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Osteoporosis in Men

Osteoporosis in Men Introduction

Osteoporosis (or porous bone) is a disease in which bones become weak and are more likely to break. Without prevention or treatment, osteoporosis can progress without pain or symptoms until a bone breaks (fractures). Fractures commonly occur in the hip, spine, and wrist.

Although women are more likely to get osteoporosis, it is not just a disease of elderly women. Osteoporosis is more common in white or Asian women older than 50 years of age, but osteoporosis can occur in almost any person at any age. Many people who have osteoporosis and risk factors for osteoporosis often do not know they have thin or weak bones. This is because most patients with osteoporosis have no symptoms and are not aware of their weak bones until they have an unexpected fracture. For example, a simple everyday movement such as picking up a grocery bag causes a broken bone or a slip and fall in a parking lot causes a broken hip, and that is their first "symptom of osteoporosis."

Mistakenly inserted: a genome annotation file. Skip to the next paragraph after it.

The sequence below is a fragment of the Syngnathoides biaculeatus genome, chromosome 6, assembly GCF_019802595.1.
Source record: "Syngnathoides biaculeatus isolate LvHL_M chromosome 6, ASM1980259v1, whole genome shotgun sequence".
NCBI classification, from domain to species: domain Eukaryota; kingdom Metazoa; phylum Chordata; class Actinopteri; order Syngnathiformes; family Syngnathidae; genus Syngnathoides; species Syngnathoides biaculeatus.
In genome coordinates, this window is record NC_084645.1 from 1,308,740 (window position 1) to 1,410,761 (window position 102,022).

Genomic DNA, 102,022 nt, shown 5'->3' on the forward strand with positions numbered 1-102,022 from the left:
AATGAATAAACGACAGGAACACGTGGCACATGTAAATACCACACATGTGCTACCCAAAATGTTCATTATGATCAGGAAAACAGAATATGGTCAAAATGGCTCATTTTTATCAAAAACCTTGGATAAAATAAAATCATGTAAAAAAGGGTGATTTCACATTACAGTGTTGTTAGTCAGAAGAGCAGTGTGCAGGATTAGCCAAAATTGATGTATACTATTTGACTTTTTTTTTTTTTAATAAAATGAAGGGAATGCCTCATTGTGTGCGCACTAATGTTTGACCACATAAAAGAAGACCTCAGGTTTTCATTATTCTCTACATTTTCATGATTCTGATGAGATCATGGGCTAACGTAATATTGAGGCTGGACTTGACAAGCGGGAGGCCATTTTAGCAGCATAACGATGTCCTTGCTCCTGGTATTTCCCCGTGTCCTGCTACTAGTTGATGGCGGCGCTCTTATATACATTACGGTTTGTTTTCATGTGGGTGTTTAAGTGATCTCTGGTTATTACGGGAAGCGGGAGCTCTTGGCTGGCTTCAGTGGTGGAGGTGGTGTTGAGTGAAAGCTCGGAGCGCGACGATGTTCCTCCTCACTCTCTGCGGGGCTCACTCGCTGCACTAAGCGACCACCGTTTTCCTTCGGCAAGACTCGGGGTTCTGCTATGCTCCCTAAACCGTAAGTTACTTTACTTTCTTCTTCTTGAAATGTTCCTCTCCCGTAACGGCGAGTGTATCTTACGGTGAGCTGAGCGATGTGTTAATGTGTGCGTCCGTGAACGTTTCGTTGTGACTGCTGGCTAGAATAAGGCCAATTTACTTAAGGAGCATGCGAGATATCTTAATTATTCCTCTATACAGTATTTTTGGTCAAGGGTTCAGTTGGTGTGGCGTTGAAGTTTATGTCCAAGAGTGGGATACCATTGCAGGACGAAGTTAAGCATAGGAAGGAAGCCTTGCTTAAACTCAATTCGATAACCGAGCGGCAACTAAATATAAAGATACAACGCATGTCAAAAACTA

Osteoporosis is often not recognized in men. There are many reasons for underdiagnosis in men. Identifying risk factors is important because osteoporosis and fractures can be prevented and treated. Also, men have a higher mortality rate due to hip, vertebral, and other major fractures.

Medically Reviewed by a Doctor on 1/7/2015
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Risk Factors for Osteoporosis in Men

A man's average bone mineral density (BMD) is higher than a woman's, and men have a lower risk for osteoporosis. All men, though, naturally lose bone mass as they age, and some men do develop osteoporosis, which can be devastating to an older man's health.



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